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Building Relationships

I was traveling in the spring of 2008, where upon settling down just after takeoff, the president of the airlines came on the screen with a short message of welcome. He ended his talk with, "After all, we want to win your respect everyday."

There have been thousands of words written on building relationships within the structure of your business environment and more specifically, your immediate team. You need to earn their respect - everyday. What’s so wonderfully rewarding about building relationships is that it’s no different than your close, intimate friendships. They come with no strings.

The biggest mistake people make at work is they search for allies. That’s understandable; we’re all looking to connect with others. But, what often happens when someone’s personality is much different than our own is we retreat from forming the relationship.

Take a minute to ponder the following: Who is that person on the outside looking in?  Is it them? Or, is it you?  Somehow, when our perception is they don’t think the same as me, we choose to stay a safe distance from the battle.

The Conflict Within

Remember the old saying, "No one cares how much you know until they know how much you care." If two instincts are in conflict, i.e., build the relationship (success), or stay away from the unknown (failure), one has to win. In most cases, due to your own insecurity, failure is the victor.

Suppress the Impulse to Fail

Your instinct to not build the relationship may be based on something totally out of the other person's control; they are simply non-verbal people and you are mistakenly judging them on external actions rather than internal desires. Never believe anything bad or negative about a person unless you know absolutely for sure it is true. Begin the relationship by thinking inside (heart) rather that outside (externals). Mostly, people are persuaded by caring individuals who have the capacity to look within a person.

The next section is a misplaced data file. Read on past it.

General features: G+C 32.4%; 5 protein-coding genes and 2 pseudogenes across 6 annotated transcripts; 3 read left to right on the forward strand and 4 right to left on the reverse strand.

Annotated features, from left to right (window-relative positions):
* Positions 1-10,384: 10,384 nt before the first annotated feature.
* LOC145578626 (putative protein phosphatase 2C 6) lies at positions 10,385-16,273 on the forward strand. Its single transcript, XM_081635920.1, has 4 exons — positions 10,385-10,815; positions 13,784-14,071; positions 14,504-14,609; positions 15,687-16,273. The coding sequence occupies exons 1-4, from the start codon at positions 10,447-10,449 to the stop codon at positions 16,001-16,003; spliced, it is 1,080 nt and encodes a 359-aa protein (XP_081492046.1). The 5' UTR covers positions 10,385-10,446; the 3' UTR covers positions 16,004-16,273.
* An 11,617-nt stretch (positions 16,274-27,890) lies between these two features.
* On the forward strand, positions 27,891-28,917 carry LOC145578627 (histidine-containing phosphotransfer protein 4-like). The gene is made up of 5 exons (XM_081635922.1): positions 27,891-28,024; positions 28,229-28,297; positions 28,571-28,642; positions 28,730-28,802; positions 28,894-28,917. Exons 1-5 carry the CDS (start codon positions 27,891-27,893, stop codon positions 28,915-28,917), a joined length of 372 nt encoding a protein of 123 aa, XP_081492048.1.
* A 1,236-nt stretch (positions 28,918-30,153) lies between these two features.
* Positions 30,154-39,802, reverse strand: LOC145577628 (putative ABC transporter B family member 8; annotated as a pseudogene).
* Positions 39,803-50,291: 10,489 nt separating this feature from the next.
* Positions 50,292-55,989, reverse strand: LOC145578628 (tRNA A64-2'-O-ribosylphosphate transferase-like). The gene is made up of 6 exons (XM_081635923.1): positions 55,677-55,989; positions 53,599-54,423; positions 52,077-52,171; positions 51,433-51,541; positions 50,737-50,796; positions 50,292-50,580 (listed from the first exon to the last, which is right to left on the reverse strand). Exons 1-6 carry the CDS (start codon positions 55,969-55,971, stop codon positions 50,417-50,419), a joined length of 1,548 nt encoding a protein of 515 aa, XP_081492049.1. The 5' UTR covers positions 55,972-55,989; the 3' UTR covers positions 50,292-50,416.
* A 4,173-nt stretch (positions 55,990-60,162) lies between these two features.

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Win their Respect

In his book How to Win Friends and Influence People, Dale Carnegie speaks of a man who had 314 employees. Kindness, words of appreciation and encouragement were so alien to him that not one person would greet him when he walked through his own establishment. After applying the concepts he learned at Dale Carnegie’s course, his life was revolutionized. Now, his employees are all his friends. Even the janitor calls him by his first name.

I truly believe we live our lives focused on just trying to make a living, not giving much thought to one of the most precious gifts our maker has bestowed on us, which is to connect to others.  That’s why we’re here. This concept of connecting, combined with a little knowledge of taking your bad habits and turning them into good habits, will enable you to uncover and develop a plan of action that will change your life forever.

We live in a box of limitations. Once we make the decision to leave that box, a new awareness is revealed that creates a new dimension to our personality, which is to increase your desire and your ability to get people to like you. Your new world will be more fulfilling and you will experience more success than you ever imagined possible.

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Build sincere relationships similar to your close friendships

When building relationships with others, treat them all as you treat a close friend. My pastor at Parkside church, Alistair Begg, frequently advises, "Be careful not to criticize or speak ill of your relationships. If one gossips to you, they will also gossip about you."

Benjamin Franklin was tactless as a youngster. As he matured into an adult, he turned his life around, so much so, that his contemporaries referred to him as a genius at handling people. Later in life, when Benjamin was made Ambassador to France, he let everyone know his secret, "I will speak ill of no man or woman and speak all the good I know of everybody."

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Search to connect rather than search for an ally

Upon joining a new organization, our first objective is to find an ally, one who offers a mutual benefit of a mirrored reflection to our own way of thinking. Your purpose is to connect to others so that you form strategic relationships that are similar to, but different than, an ally. Your purpose has an advantage, because you are sincerely and willfully searching to connect at a deeper level, deliberately trying to form the relationship.  However, because your non-verbals, such as eye contact, hand gestures, facial expressions, etc., set you up to be misunderstood, some encounters may begin negatively. You must recognize the need to break through this barrier and begin to look inward. When they know you care, the relationship then becomes meaningful.